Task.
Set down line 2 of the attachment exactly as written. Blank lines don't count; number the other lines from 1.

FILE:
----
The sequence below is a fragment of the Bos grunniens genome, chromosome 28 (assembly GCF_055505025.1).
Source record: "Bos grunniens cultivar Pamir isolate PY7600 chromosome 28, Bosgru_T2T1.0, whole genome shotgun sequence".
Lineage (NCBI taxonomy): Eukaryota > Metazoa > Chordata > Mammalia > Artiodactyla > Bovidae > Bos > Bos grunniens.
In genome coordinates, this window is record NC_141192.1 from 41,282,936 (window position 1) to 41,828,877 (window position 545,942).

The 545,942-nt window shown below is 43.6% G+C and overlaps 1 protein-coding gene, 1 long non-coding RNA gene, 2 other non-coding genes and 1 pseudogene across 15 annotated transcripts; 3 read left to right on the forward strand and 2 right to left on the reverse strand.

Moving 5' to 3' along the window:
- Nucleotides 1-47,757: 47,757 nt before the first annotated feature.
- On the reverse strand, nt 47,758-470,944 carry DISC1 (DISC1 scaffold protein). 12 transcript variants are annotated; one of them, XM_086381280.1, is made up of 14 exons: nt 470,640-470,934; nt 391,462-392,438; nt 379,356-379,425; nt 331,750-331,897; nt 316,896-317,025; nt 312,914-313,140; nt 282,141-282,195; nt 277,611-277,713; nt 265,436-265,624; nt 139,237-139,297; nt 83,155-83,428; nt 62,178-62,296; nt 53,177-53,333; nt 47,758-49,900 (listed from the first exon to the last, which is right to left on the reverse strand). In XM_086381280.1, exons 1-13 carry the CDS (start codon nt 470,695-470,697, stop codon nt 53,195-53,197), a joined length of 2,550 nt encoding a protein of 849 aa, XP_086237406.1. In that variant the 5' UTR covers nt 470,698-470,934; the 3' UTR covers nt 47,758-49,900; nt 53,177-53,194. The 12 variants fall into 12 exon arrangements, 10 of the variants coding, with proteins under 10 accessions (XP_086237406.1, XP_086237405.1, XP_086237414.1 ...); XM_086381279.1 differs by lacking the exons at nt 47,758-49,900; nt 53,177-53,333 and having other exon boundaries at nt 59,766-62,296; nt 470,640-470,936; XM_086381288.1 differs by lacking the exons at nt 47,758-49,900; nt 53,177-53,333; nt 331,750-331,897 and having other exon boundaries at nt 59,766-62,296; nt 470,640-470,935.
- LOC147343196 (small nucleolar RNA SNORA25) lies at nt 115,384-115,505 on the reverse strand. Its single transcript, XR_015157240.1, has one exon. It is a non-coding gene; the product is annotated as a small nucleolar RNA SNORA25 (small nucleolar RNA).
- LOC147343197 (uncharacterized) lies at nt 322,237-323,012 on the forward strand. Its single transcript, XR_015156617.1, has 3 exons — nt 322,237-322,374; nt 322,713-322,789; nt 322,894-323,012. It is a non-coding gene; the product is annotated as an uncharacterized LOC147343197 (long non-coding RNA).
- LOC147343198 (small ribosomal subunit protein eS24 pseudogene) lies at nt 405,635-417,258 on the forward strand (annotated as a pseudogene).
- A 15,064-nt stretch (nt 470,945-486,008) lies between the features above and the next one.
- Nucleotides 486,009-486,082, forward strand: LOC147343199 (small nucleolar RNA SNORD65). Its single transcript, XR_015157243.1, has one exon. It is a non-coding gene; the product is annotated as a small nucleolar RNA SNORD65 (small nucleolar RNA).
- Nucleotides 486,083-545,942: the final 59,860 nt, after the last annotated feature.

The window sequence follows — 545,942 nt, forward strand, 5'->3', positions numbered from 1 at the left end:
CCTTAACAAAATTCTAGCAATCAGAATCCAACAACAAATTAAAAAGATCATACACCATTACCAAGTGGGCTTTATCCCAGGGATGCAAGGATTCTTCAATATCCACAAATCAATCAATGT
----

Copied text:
Source record: "Bos grunniens cultivar Pamir isolate PY7600 chromosome 28, Bosgru_T2T1.0, whole genome shotgun sequence".